Cat S and Cat N cars are generally worth far less than equivalent cars that haven’t been involved in a collision, so they can look like good value. Just make sure that any accident damage has been fully repaired to the required standards. Once a car is written-off as a Cat S or Cat N, this marker is permanent, and cannot be changed. It will also reduce the future resale value of a car, meaning you’ll get less when you come to resell it.
Cat B cars are usually bought by car breakers for their parts and scrap metal. Cat S and Cat N cars can be bought by car repairers, dealers or private individuals for repair and return to the road. If you’re thinking of buying a damaged car to repair it, you’ll need to have a good idea of the costs involved - and there might be additional unseen damage which could lead to higher costs.
If you're buying for personal use, resale profit probably isn't a factor. If a salvage vehicle holds particular interest – perhaps it's a model or specification that you've long been searching for – a repairable Cat N or Cat S car could make sense even if the cost of repair means it ends up saving you only a little money compared to an undamaged car.
Buying or selling a Cat N car or Cat S car
It’s legal to sell a Cat N or Cat S car as long as its status is declared. This declaration must be clear, even if the car has been repaired to its pre-accident condition. A car bearing any write-off marker will be worth far less than one with a 'clean' history, even if the damage was minor and fully repaired to a high standard – many buyers simply aren't comfortable with a history of damage.
Declaring a car's Cat N or Cat S status is essential, whether selling it or part-exchanging it. If you don’t, the new owner could sue you for damages.
When buying a categorised car, there is a risk of ending up with a car that has been poorly repaired, potentially making it less safe. However, finding a well-repaired example can prove to be very good value. Thorough research and inspection of a potential purchase is absolutely essential if you want to buy a categorised car.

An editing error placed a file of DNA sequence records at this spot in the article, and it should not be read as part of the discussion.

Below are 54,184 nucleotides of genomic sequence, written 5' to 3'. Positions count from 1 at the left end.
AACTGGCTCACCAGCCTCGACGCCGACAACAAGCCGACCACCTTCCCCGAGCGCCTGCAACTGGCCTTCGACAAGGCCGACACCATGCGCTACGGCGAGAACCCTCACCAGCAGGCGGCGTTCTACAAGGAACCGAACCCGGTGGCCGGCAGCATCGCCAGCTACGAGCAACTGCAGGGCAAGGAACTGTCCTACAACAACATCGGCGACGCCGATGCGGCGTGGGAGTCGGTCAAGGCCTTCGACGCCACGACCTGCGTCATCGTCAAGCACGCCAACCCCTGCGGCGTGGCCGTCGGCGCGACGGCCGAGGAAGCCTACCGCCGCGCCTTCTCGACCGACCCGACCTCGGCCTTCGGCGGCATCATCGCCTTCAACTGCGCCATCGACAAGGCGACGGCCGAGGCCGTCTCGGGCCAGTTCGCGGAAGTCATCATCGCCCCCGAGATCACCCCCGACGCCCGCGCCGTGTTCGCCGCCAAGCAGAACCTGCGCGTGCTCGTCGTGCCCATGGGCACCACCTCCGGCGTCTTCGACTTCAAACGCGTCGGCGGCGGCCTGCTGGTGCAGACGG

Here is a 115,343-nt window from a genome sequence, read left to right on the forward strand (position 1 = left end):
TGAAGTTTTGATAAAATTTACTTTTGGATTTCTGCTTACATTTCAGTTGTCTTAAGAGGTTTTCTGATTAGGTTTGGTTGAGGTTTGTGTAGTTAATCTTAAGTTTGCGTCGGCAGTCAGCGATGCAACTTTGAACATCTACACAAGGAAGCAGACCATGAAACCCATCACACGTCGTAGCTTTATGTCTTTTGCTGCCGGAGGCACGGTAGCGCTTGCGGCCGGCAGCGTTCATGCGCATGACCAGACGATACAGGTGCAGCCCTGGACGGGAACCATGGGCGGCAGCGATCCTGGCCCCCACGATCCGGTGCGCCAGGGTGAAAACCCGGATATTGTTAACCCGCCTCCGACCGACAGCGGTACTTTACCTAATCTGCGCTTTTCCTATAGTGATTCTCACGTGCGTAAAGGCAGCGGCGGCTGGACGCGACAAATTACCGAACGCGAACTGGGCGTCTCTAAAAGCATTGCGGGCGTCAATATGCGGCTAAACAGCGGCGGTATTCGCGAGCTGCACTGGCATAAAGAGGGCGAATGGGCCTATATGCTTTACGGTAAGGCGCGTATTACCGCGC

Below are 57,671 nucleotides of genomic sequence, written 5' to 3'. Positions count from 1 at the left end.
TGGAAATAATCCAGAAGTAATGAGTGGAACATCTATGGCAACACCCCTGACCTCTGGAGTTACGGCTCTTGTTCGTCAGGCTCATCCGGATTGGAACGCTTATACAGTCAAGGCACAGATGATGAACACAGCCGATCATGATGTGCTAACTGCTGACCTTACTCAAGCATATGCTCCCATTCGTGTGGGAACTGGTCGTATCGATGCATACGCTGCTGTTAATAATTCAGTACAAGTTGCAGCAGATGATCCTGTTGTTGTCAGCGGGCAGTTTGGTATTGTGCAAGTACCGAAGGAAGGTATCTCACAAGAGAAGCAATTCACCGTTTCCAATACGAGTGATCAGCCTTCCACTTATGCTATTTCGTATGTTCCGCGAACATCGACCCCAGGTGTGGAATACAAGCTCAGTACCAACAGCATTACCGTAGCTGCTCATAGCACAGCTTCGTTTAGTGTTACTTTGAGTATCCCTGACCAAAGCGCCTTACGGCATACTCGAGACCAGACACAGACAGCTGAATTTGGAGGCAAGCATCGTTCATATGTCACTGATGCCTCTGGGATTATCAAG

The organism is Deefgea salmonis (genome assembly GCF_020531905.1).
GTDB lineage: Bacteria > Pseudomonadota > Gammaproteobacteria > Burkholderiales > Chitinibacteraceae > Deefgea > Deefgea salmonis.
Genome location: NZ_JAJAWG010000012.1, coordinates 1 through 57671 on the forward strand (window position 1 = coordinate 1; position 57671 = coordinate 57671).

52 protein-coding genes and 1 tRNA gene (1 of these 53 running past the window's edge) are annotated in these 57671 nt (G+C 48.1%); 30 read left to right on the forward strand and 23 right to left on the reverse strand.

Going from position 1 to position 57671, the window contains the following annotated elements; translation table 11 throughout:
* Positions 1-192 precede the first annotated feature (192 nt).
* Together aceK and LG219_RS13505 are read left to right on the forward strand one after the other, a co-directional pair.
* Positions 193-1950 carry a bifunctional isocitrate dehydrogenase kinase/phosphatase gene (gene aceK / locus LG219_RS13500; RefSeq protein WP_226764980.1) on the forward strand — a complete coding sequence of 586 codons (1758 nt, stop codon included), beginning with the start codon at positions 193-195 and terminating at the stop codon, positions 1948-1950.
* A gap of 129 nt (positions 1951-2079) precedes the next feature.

Write-off engineer reports
In order to help account for any poor repairs or hidden damage, have any potential purchase inspected by a trained motor engineer employed by organisations such as the AA or RAC.
The engineer will inspect the car and tell you all you need to know about its condition, crashworthiness and any lurking problems that aren’t obvious to the untrained eye.
It won’t be cheap, but if the worst happens a report could be offered as evidence in court. In any case, insurers can insist on an engineer’s report before they’ll consider insuring a Cat N or S vehicle.
Insuring a Cat N car or Cat S car
Don’t expect insuring your Cat N or S car to be straightforward. Some insurers won’t consider covering such a car and those that do may charge a higher premium. An engineer’s inspection report will certainly smooth the way.
What the law says
Thanks to the Consumer Rights Act 2015, car buyers are better protected, since the law states that any goods purchased should be ‘of satisfactory quality’, ‘fit for purpose’ and ‘as described’.
If you were unwittingly sold a car that the seller knew to be a Cat N or S, the seller is in breach of the last requirement. Even if the seller was unaware of the car’s status, it’s still not of satisfactory quality or fit for purpose. It also falls foul of the ‘innocent misrepresentation’ clause of the Misdescriptions Act.
Either way, you would have grounds to take legal action against the seller. Of course, they may immediately offer you a refund, but you’d be wise to inform Trading Standards in order to protect future customers.
Cat N and S cars used to have to undergo a Vehicle Identity Check, or VIC, before being allowed back on the road. This was intended to stop criminals selling disguised write-offs to ignorant buyers, but it identified so few cars that it has since been abandoned.
Should you buy a Cat N or Cat S car?
In theory, there’s no reason why you shouldn’t consider a Cat S, Cat N, Cat D or Cat C car if it’s been properly repaired, but there are hundreds of thousands of cars on sale that haven’t been written off. Unless you’re really drawn by the lower price and can put up with potentially higher insurance and lower resale costs, we’d recommend you avoid buying a written-off car if you can.